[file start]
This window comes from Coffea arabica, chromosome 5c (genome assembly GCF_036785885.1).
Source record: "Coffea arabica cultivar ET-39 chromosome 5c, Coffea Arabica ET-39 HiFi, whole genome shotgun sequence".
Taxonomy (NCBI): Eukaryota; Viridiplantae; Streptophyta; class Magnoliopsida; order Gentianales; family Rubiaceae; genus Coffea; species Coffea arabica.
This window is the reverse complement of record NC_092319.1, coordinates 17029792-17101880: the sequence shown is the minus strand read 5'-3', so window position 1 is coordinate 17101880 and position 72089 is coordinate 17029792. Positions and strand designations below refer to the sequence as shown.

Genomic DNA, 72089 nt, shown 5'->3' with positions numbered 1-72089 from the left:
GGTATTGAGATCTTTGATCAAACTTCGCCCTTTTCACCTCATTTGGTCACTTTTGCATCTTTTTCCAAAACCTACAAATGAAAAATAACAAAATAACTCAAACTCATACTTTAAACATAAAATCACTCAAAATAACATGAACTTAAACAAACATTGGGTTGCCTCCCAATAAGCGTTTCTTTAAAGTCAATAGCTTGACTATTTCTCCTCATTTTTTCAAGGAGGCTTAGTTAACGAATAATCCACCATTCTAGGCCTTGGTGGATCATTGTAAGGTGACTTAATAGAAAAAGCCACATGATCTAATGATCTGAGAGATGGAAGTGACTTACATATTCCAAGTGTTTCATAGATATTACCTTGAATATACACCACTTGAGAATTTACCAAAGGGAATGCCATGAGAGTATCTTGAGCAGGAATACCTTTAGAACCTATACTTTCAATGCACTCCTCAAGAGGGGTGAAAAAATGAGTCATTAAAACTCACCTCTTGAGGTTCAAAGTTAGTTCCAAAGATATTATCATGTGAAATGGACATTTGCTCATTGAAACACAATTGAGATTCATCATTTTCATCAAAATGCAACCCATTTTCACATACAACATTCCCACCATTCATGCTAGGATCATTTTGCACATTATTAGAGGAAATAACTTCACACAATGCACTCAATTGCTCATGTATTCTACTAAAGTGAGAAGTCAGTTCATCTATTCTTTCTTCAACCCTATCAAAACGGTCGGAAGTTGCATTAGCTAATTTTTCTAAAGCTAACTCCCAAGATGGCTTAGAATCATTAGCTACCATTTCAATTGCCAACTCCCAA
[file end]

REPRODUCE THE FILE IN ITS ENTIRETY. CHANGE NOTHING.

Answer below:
This window comes from Coffea arabica, chromosome 5c (genome assembly GCF_036785885.1).
Source record: "Coffea arabica cultivar ET-39 chromosome 5c, Coffea Arabica ET-39 HiFi, whole genome shotgun sequence".
Taxonomy (NCBI): Eukaryota; Viridiplantae; Streptophyta; class Magnoliopsida; order Gentianales; family Rubiaceae; genus Coffea; species Coffea arabica.
This window is the reverse complement of record NC_092319.1, coordinates 17029792-17101880: the sequence shown is the minus strand read 5'-3', so window position 1 is coordinate 17101880 and position 72089 is coordinate 17029792. Positions and strand designations below refer to the sequence as shown.

Genomic DNA, 72089 nt, shown 5'->3' with positions numbered 1-72089 from the left:
GGTATTGAGATCTTTGATCAAACTTCGCCCTTTTCACCTCATTTGGTCACTTTTGCATCTTTTTCCAAAACCTACAAATGAAAAATAACAAAATAACTCAAACTCATACTTTAAACATAAAATCACTCAAAATAACATGAACTTAAACAAACATTGGGTTGCCTCCCAATAAGCGTTTCTTTAAAGTCAATAGCTTGACTATTTCTCCTCATTTTTTCAAGGAGGCTTAGTTAACGAATAATCCACCATTCTAGGCCTTGGTGGATCATTGTAAGGTGACTTAATAGAAAAAGCCACATGATCTAATGATCTGAGAGATGGAAGTGACTTACATATTCCAAGTGTTTCATAGATATTACCTTGAATATACACCACTTGAGAATTTACCAAAGGGAATGCCATGAGAGTATCTTGAGCAGGAATACCTTTAGAACCTATACTTTCAATGCACTCCTCAAGAGGGGTGAAAAAATGAGTCATTAAAACTCACCTCTTGAGGTTCAAAGTTAGTTCCAAAGATATTATCATGTGAAATGGACATTTGCTCATTGAAACACAATTGAGATTCATCATTTTCATCAAAATGCAACCCATTTTCACATACAACATTCCCACCATTCATGCTAGGATCATTTTGCACATTATTAGAGGAAATAACTTCACACAATGCACTCAATTGCTCATGTATTCTACTAAAGTGAGAAGTCAGTTCATCTATTCTTTCTTCAACCCTATCAAAACGGTCGGAAGTTGCATTAGCTAATTTTTCTAAAGCTAACTCCCAAGATGGCTTAGAATCATTAGCTACCATTTCAATTGCCAACTCCCAA